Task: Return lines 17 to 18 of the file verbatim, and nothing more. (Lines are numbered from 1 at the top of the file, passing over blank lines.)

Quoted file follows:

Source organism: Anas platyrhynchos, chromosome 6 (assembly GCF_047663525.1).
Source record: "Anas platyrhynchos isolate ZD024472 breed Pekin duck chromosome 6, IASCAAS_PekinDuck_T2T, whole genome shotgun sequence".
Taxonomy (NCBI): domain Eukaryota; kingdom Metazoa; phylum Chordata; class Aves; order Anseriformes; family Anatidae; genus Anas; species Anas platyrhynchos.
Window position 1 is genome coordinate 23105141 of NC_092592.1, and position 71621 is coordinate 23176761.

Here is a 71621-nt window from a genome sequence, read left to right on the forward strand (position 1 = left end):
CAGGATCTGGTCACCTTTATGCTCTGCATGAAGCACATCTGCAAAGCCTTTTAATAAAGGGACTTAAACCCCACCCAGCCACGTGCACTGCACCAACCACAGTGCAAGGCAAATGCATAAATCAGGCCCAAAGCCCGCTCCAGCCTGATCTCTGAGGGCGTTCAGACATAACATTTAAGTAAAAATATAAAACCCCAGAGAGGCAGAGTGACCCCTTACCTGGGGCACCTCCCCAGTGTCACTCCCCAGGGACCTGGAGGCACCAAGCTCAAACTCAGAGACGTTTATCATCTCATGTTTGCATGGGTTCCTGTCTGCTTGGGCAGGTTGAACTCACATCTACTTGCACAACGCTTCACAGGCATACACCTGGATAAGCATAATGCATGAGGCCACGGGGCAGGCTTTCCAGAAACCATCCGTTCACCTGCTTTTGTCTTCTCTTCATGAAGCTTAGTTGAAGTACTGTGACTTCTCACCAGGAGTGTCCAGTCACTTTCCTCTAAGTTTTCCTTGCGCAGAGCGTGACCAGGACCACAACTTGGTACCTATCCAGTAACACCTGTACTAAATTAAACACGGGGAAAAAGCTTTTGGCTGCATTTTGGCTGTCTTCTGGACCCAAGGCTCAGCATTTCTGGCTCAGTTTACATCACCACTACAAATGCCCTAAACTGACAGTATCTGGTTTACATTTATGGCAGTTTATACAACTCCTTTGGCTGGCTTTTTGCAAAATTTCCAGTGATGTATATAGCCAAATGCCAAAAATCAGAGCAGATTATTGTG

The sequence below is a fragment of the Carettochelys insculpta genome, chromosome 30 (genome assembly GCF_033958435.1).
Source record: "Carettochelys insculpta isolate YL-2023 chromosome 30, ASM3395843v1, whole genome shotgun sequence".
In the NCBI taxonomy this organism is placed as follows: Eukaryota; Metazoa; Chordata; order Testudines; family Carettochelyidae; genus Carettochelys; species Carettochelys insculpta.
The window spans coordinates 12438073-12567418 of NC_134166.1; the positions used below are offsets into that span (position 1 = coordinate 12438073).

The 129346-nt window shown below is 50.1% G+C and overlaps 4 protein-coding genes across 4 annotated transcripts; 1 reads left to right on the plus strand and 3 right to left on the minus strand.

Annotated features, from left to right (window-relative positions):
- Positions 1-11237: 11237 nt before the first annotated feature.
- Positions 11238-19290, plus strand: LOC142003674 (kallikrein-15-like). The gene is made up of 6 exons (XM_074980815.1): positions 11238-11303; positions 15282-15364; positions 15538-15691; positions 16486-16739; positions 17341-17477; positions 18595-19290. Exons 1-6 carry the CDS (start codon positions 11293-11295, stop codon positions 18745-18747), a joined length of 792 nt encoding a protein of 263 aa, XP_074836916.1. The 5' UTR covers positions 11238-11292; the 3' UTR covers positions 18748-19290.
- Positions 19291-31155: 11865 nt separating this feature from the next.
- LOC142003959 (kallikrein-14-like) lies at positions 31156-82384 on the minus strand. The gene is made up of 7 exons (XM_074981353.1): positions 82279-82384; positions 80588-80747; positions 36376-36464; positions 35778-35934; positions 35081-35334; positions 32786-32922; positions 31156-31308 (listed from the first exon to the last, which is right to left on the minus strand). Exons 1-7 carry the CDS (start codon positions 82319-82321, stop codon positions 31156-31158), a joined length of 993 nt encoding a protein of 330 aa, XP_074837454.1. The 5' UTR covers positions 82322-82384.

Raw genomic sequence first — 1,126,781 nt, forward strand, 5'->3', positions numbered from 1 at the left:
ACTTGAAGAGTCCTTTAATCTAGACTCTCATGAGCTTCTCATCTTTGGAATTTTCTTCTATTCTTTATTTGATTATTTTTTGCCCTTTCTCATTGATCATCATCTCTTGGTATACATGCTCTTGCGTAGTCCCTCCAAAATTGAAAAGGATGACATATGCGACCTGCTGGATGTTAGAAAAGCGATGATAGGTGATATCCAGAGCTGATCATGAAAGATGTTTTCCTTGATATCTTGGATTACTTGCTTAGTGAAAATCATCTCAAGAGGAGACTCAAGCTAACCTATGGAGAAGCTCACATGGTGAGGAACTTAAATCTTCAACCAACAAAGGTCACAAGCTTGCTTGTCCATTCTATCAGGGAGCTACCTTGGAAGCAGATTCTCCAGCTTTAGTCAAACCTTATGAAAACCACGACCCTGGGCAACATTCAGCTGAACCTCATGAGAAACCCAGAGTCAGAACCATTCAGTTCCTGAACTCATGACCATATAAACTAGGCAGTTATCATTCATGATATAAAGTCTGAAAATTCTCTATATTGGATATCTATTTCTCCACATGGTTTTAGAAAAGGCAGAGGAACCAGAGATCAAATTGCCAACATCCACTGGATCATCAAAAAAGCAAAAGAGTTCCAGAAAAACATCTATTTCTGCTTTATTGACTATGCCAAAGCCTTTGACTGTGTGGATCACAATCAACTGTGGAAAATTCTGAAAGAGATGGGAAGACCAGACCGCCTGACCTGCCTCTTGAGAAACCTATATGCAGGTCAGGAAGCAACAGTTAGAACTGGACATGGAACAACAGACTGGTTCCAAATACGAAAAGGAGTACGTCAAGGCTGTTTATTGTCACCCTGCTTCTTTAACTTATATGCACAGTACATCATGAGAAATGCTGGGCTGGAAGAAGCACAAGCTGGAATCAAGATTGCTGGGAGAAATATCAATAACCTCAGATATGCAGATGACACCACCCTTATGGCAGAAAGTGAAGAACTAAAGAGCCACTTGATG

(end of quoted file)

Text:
Raw genomic sequence first — 1,126,781 nt, forward strand, 5'->3', positions numbered from 1 at the left:
ACTTGAAGAGTCCTTTAATCTAGACTCTCATGAGCTTCTCATCTTTGGAATTTTCTTCTATTCTTTATTTGATTATTTTTTGCCCTTTCTCATTGATCATCATCTCTTGGTATACATGCTCTTGCGTAGTCCCTCCAAAATTGAAAAGGATGACATATGCGACCTGCTGGATGTTAGAAAAGCGATGATAGGTGATATCCAGAGCTGATCATGAAAGATGTTTTCCTTGATATCTTGGATTACTTGCTTAGTGAAAATCATCTCAAGAGGAGACTCAAGCTAACCTATGGAGAAGCTCACATGGTGAGGAACTTAAATCTTCAACCAACAAAGGTCACAAGCTTGCTTGTCCATTCTATCAGGGAGCTACCTTGGAAGCAGATTCTCCAGCTTTAGTCAAACCTTATGAAAACCACGACCCTGGGCAACATTCAGCTGAACCTCATGAGAAACCCAGAGTCAGAACCATTCAGTTCCTGAACTCATGACCATATAAACTAGGCAGTTATCATTCATGATATAAAGTCTGAAAATTCTCTATATTGGATATCTATTTCTCCACATGGTTTTAGAAAAGGCAGAGGAACCAGAGATCAAATTGCCAACATCCACTGGATCATCAAAAAAGCAAAAGAGTTCCAGAAAAACATCTATTTCTGCTTTATTGACTATGCCAAAGCCTTTGACTGTGTGGATCACAATCAACTGTGGAAAATTCTGAAAGAGATGGGAAGACCAGACCGCCTGACCTGCCTCTTGAGAAACCTATATGCAGGTCAGGAAGCAACAGTTAGAACTGGACATGGAACAACAGACTGGTTCCAAATACGAAAAGGAGTACGTCAAGGCTGTTTATTGTCACCCTGCTTCTTTAACTTATATGCACAGTACATCATGAGAAATGCTGGGCTGGAAGAAGCACAAGCTGGAATCAAGATTGCTGGGAGAAATATCAATAACCTCAGATATGCAGATGACACCACCCTTATGGCAGAAAGTGAAGAACTAAAGAGCCACTTGATG